Gary: Yeah. I mean like I didn’t invest in Facebook and Twitter and Uber and SnapChat and buy cryptocurrency in 2014 and launch an e-commerce site in 1996 by accident. I didn’t create a brand that allowed me to sign a sneaker deal bigger than 99% of athletes by accident. None of this is f*cking accident. This is me being willing to eat shit and have humility and take negative feedback while I try to figure shit out. I work, I do shit. Like everybody’s debating, I’m doing it and I’m willing to take micro losses for macro wins and most people aren’t because they want short term money or they actually value other people’s opinions over their own.
Jason: On the subject of negativity towards technology–
Jason: This is slightly selfish that I’m going to pivot into this, but I think it apropos for the setting. I have this podcast called Pessimists Archive: A History of Unfounded Fears of Technology, where we look at things that why people feared and banned stuff that today we think of as totally normal. Gary, I know you’re familiar with it, and I love that you are also passionate about calling out when people say that something, that some new technology is going to change us in some terrible fundamental way. I mean the number of things that are going to come out of this show that then people are going to talk about for six months and it’s going to ruin the way that we converse, it’s going to ruin the way that we are as humans, and I wonder from your perspective, how you address that conversation. When people say this technology it’s fundamentally bad.
Gary: I don’t agree with them. I think, you know, go Google the kaleidoscope. Kids have something in front of them and it was going to ruin their, like you know this. I mean we tripped into that when we were hanging out. My level of respect for Sean Parker professionally, because I don’t know them super well, is extraordinary. It’s extraordinary. I grew up during that era, they’re brilliant. I completely disagree with their current headline grabbing statements about Facebook. Technology is exposing who we actually are, it’s not changing who we are. We’re struggling to deal with the fact that we have a lot of shortcomings that we’ve been able to hide before in our personality traits, not Facebook changed me. Guys, like people are like, “Oh, everybody shows their best life on Instagram and everything’s perfect.” That’s what we always did, we just had a coffee with our friend and said everything was f*cking great. Like, technology is exposing who we actually are and demonizing technology of the moment is always, always historically incorrect.
Jason: Yeah, I totally agree. I feel like the way I think of it is that the shape of things change, but the thing doesn’t change.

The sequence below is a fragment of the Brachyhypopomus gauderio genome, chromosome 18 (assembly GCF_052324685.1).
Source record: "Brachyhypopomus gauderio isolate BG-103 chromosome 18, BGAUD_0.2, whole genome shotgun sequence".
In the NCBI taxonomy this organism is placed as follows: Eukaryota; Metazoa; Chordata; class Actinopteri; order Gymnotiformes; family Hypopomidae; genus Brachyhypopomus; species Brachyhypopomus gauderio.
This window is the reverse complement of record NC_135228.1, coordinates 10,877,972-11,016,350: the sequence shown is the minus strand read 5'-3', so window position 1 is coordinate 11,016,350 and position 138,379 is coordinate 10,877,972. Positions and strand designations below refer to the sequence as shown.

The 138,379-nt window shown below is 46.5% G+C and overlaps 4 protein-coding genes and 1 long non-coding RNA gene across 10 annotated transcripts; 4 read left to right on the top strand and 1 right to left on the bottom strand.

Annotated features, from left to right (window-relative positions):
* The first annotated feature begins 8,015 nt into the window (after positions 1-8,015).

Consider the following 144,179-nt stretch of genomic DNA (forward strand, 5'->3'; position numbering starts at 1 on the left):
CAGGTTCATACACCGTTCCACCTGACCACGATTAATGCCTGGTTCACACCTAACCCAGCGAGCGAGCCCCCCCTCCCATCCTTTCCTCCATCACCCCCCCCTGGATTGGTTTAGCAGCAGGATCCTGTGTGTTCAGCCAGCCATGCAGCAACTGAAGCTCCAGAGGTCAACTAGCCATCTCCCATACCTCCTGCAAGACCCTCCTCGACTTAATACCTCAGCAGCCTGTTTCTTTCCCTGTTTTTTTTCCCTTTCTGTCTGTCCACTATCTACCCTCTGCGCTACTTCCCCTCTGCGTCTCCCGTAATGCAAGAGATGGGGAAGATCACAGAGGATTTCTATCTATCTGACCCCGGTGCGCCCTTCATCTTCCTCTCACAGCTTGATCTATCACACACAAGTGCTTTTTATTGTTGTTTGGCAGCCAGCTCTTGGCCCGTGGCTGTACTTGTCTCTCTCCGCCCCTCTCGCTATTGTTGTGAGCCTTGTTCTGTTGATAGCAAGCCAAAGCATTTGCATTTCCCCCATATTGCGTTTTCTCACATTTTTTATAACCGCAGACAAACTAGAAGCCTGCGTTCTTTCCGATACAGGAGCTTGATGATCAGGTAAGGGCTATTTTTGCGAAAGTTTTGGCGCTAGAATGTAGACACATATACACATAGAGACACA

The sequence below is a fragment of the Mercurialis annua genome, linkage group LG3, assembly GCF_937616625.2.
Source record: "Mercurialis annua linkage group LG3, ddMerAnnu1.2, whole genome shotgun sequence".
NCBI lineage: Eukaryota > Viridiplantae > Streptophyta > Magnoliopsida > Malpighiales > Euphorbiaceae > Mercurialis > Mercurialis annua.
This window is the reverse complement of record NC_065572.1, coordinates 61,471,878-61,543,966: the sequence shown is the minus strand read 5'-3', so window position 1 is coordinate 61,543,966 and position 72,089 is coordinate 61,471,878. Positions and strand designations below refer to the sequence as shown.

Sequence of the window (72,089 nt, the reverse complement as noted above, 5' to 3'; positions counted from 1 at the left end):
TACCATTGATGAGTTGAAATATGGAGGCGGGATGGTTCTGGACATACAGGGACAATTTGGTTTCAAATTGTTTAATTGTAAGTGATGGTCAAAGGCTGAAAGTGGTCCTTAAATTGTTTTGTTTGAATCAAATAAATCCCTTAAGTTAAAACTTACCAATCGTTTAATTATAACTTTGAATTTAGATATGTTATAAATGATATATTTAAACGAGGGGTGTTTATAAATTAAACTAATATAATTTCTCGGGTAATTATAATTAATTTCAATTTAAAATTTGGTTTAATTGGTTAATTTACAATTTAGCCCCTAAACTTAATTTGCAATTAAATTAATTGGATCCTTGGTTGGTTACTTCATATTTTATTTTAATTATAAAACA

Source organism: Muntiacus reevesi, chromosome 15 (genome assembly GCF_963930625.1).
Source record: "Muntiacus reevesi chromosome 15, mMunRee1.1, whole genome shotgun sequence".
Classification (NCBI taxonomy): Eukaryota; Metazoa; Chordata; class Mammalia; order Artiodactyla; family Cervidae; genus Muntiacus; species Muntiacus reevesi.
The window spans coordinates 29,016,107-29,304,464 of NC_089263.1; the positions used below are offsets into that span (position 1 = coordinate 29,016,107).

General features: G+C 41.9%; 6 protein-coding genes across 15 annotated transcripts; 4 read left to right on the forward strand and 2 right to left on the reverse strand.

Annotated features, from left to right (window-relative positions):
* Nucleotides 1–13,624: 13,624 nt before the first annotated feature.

Gary: I have no interest in listening to billionaires that made billions on products then shit on those products because they’re altruistic. I just don’t, I just don’t agree. By the way, I may end up being wrong. It’s all on f*cking film. I just have a funny feeling I won’t.
Jason: Yeah. Well we survived many before.
Gary: Are you kidding me? Look f*cking everything was supposed to, Mike Tyson’s Punch Out was supposed to ruin my f*cking life.
Jason: The bicycle, the car, the Walkman.
Gary: It’s the same shit.
Jason: People banned the Walkman.
Gary: Like, oh, now you’re stuck in your stream on social but it was way better for you to watch television for nine hours a day and have three old white guys what to think. Like we’re being so naïve this is about, my friends, life is about choices. Either, we have the collective voices and you … I laugh about Facebook. Facebook doesn’t make me watch Russian hackers’ content. Me engaging with the things that are put on Facebook, show me Russian hacker content. You want to see how Facebook [inaudible 00:21:31] everything? You know what nobody uses? Facebook search. You want to see how Facebook actually works before we demonize Facebook? Go to Facebook search right now, type in hockey. Go like 17 pieces of content that show up and watch f*cking hockey content get shoved down your f*cking throat over the next two months. Facebook’s not penetrating you and changing your mind, there’s no f*cking Russian hacker that got you. You f*cking actually thought those things, you just don’t like it.
Gary: It’s truth and we just don’t want to deal, we want to blame everybody but our f*cking selves. We have zero f*cking accountability. You have subconscious bias, deal with it. Period. Sorry. But it’s the f*cking truth, it’s not f*cking Facebook’s fault that you’re a f*cking racist.
Jason: You can take those photos of people who are all sitting in a group looking at a phone.
Gary: It’s truth. Like why are we not having the real, by the way, by the way, on a serious macro, I’m pumped. I actually think this is our societal step backwards for two steps forwards. Like this is painful, we’re all dealing with it, it doesn’t feel great, it’s negativity at scale. Like I suffocate in negativity so the macro’s like f*ck this sucks, but this is one big step backwards [inaudible 00:22:56] 10 years. By the way this doesn’t stop over a day, but we’re going to take massive steps forwards because of this because the truth is always the best conversation. And let me remind you who is hiding the truth, the traditional media companies, not Facebook. So, f*ck you guys. Like I’m so pissed at that, that is such lack of accountability and then people posturing after they’ve made their money, f*ck you.
Jason: Wait, I want you to expand more on that. Traditional media companies hiding the truth.